Continue to fully open up, absorb the global high-end manufacturing factors, construct an advanced manufacturing industry chain oriented to the world, implement regional coordinated development strategies and strengthen coordinated economic development with provinces, autonomous regions and municipalities across the country. These are the premises for Jiangsu to build an independent and controllable advanced manufacturing system. Under these premises, Jiangsu’s advanced manufacturing value chain construction has a “core space” and ‘two spatial expansion directions.” The core space is the Yangtze River Delta region. Shanghai has the advantages of financial centers, science and technology centers, high-end talents and some high-end manufacturing industries. Zhejiang also has advantages in specialized talents, technology transformation and key manufacturing sectors, with strong market and business model innovation in the forefront of the country. Jiangsu is a large province of science and education with good economic foundation and developed manufacturing industry. Anhui has advantages in science and technology, talents, factor resources and the transfer of some industries. The four provinces have different endowments and strong complementarities. For example, Zhejiang has advantages in the new generation of Internet applications. Jiangsu has advantages in the new generation of Internet hardware manufacturing. The Yangtze River Delta region has the realistic foundation for building an innovation chain and an industrial chain. Two spatial expansion directions: The first is the Yangtze River Economic Belt. Anhui has included. Jiangxi and Hunan have increased their share of Jiangsu’s value added exports. Hubei’s scientific and technological advantages and industrial structure are significantly different from Jiangsu, and there is great room for complementary development. The second is the Huaihai Economic Zone. Expanding along the New Silk Road Economic Belt, through the combination of new generation of information Internet technology and equipment manufacturing, to build an industrial Internet system covering Shandong, Henan and beyond, with realistic industrial cooperation basis and in line with the national development strategy intentions. In addition, maintaining and strengthening the competitive cooperation relationship with the Guangdong manufacturing value chain is of great significance. The competition, interaction, differentiation and restructuring between the chains are the highest forms of value chain upgrading.

3.3. Value Added Comparative Advantages of Jiangsu Manufacturing Industry Segments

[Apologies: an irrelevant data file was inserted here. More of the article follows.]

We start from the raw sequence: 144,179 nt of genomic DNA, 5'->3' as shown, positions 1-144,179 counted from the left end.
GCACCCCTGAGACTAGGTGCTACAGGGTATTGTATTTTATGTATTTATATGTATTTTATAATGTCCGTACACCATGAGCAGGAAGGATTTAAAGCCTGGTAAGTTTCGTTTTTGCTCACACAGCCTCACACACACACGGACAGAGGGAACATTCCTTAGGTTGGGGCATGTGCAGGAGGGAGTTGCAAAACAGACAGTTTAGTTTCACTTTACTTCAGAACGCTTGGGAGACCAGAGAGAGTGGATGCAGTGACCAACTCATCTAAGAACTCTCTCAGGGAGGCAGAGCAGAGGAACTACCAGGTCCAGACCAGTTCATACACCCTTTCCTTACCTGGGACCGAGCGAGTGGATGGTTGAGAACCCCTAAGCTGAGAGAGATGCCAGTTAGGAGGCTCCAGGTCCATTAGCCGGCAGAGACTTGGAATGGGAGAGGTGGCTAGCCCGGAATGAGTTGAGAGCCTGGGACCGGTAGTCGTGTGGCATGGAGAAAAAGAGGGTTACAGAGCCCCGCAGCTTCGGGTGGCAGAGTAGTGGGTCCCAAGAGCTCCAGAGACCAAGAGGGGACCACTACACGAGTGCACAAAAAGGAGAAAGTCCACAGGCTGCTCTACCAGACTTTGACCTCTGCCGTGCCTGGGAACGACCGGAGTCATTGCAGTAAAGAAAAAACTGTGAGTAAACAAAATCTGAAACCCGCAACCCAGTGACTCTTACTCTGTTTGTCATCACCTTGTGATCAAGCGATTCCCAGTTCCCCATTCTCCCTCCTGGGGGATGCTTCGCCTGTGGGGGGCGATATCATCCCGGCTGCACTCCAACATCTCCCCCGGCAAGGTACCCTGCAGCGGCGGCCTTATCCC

Due to space limitation, the paper does not give a comparative analysis of the comparative advantage of Jiangsu’s added value (VRCA) and the comparative advantage of gross value (RCA). In addition, both VRCA and RCA are terrestrial comparative advantages and are the result of a comprehensive calculation of the local and foreign economic components of Jiangsu. The comparative advantage of Jiangsu’s local manufacturing industry is exactly how the ownership comparative advantage is, and it needs to be comprehensively evaluated in combination with the proportion of FDI in various industries. Table 5 shows the VRCA of 16 industries and the proportion of FDI in various industries.

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According to the value added comparative advantage and the proportion of foreign investment, combined with the proportion of relevant industries in Jiangsu’s industrial value added and the requirements of “Made in China 2025” and high-quality development, while considering the applicability of the division of labor in different industry value chains, the true comparative advantages of Jiangsu’s local industries is specifically analyzed. 1) The manufacturing of communication equipment, computers and other electronic equipment is one of the pillar industries of Jiangsu. The industry has a significant comparative advantage in value added, but it has a fluctuating downward trend. At the same time, the industry has the highest proportion of average FDI. Its comparative advantage comes from foreign capital, and the real competitiveness of the local industry is not as good as the appearance. This is the biggest “pain point” of the industry. As a typical value chain division of labor industry, this industry is a key industry in Jiangsu that needs to strengthen independent innovation and build its own value chain. 2) The value added comparative advantage of instrumentation, culture

Table 5. Comparative advantages of added value of Jiangsu manufacturing industry segment and foreign capital ratio of industry.

Note: Calculated according to formula (5) by Matlab. *The construction and calculation of this index have been explained in the second part of the article.